Mr Francis Kojo Smith, a political analyst and lawyer, has observed that the result of the election points to the fact that there is a need for radical change in the way of doing things in the country.
According to Mr Smith, Nana Akufo-Addo understood the resentment of Ghanaians against the ruling class and its agenda, which his predecessor did not.
“I further hope that Nana understands that in politics the real test lies in what you do, not what you say,” he explained.
Mr Smith stressed that to really bring about what he termed people’s revolution, Ghanaians needed a far deeper change than they had at the time of Ghana's independence in 1957.
Ghanaians and Africans
“Then we can really start to overturn the orthodoxy that started with such great hope but eventually had disappointed so many Ghanaians and Africans for that matter,” he stated.
Writing under the title: “Ghana needs a people’s revolution to wrest back power,” he advised President Akufo-Addo to embrace the people's revolution and not a military revolution.
Mr Smith stated that President Akufo-Addo’s win of the presidential election on December 7, 2016 came as a big surprise to some gullible Ghanaians, as the American elected President Donald Trump.
“This was seen especially in the stupefied reaction of the Ghanaian ruling class who have become out of touch with political reality, and shows how detached they are from the consequences of their own reactions,” he stated.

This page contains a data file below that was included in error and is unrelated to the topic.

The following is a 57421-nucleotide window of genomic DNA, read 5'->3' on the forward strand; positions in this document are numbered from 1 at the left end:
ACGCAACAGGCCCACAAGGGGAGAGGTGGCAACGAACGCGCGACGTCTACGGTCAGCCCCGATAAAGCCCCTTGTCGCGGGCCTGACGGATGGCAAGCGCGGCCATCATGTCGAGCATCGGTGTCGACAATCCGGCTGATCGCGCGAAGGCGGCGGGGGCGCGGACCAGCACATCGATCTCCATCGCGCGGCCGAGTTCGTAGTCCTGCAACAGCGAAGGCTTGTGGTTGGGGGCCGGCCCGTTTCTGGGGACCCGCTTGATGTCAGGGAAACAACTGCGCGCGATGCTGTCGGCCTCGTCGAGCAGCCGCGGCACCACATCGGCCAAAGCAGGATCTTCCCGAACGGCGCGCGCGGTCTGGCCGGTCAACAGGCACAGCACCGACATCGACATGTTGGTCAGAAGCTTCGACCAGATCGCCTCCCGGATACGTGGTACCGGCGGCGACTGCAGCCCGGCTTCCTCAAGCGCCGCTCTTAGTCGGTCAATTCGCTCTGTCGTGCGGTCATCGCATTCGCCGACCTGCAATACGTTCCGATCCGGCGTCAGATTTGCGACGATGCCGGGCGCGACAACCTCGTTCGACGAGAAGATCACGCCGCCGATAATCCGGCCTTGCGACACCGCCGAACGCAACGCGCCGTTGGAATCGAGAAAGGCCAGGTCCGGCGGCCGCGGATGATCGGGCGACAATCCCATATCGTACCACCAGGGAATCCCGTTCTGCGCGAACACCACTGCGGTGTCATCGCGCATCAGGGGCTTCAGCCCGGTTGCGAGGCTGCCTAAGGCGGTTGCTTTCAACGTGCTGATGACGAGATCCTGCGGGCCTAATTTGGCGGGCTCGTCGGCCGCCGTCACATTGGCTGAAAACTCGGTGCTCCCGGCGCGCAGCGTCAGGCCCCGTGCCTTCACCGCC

Mr Smith said Nana Akufo-Addo’s victory was a revolt against the ruling class who had benefitted greatly from the toil and sweat of the ordinary, poor Ghanaians.
According to him, ever since the overthrow of the late Dr Kwame Nkrumah, the rich had been getting richer and the poor poorer.
He added that it was a fact of life in Ghana today that nearly 70 per cent of Ghanaians were poor or lived below the poverty line.
Mr Smith said he believed that Ghana needed “a People's Revolution" to change the belief for orientation of the ruling class since the present political structure’s rules and values were inadequate for such reforms.
He stressed that Presiddent Akufo-Addo was the most experienced politician of the present generation to move the country forward.
“I have known him since 1965 when he and the late J. C. Akosah and Abel Edusei visited the Kwame Nkrumah Ideological Institute where I had gone as a student from the Ghana Institute of Journalism. ·
“Although his late father, Mr Justice Akufo-Addo, belonged to the elite group opposed to Dr Kwame Nkrumah, Nana associated with students whose parents belonged to the Kwame Nkrumah Party,” he observed.
Mr Smith said with his 40-year political career spent fighting for the oppressed people of Ghana, he believed President Akufo-Addo represented the direct challenge to the status quo that the ordinary Ghanaian was yearning for.
“Ghana needs a whole new set of people who believe in radical change to stand for office at every level and take back the levers of power,” he added.